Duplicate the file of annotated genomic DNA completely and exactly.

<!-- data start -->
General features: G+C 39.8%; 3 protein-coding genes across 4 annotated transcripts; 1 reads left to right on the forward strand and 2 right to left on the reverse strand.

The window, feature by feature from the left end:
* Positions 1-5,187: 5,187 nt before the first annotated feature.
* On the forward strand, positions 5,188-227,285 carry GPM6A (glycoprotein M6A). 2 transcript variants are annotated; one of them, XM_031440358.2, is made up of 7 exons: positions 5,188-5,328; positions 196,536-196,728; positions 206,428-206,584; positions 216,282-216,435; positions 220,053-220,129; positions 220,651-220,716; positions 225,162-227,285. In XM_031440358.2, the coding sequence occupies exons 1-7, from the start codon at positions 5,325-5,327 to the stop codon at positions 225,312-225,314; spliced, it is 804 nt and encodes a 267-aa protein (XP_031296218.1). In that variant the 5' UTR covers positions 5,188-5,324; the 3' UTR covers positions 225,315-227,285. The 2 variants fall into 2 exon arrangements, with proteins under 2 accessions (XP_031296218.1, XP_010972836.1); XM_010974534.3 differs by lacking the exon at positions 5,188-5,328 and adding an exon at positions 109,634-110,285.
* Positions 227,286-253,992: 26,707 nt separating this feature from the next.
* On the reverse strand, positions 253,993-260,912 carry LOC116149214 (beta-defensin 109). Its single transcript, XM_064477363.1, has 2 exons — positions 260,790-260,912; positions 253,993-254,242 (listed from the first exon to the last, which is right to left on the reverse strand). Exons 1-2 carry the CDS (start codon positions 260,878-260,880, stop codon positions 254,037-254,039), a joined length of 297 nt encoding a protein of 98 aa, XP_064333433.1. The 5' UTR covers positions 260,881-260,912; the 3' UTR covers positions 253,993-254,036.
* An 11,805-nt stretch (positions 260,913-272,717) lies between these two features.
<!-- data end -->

General features: G+C 39.8%; 3 protein-coding genes across 4 annotated transcripts; 1 reads left to right on the forward strand and 2 right to left on the reverse strand.

The window, feature by feature from the left end:
* Positions 1-5,187: 5,187 nt before the first annotated feature.
* On the forward strand, positions 5,188-227,285 carry GPM6A (glycoprotein M6A). 2 transcript variants are annotated; one of them, XM_031440358.2, is made up of 7 exons: positions 5,188-5,328; positions 196,536-196,728; positions 206,428-206,584; positions 216,282-216,435; positions 220,053-220,129; positions 220,651-220,716; positions 225,162-227,285. In XM_031440358.2, the coding sequence occupies exons 1-7, from the start codon at positions 5,325-5,327 to the stop codon at positions 225,312-225,314; spliced, it is 804 nt and encodes a 267-aa protein (XP_031296218.1). In that variant the 5' UTR covers positions 5,188-5,324; the 3' UTR covers positions 225,315-227,285. The 2 variants fall into 2 exon arrangements, with proteins under 2 accessions (XP_031296218.1, XP_010972836.1); XM_010974534.3 differs by lacking the exon at positions 5,188-5,328 and adding an exon at positions 109,634-110,285.
* Positions 227,286-253,992: 26,707 nt separating this feature from the next.
* On the reverse strand, positions 253,993-260,912 carry LOC116149214 (beta-defensin 109). Its single transcript, XM_064477363.1, has 2 exons — positions 260,790-260,912; positions 253,993-254,242 (listed from the first exon to the last, which is right to left on the reverse strand). Exons 1-2 carry the CDS (start codon positions 260,878-260,880, stop codon positions 254,037-254,039), a joined length of 297 nt encoding a protein of 98 aa, XP_064333433.1. The 5' UTR covers positions 260,881-260,912; the 3' UTR covers positions 253,993-254,036.
* An 11,805-nt stretch (positions 260,913-272,717) lies between these two features.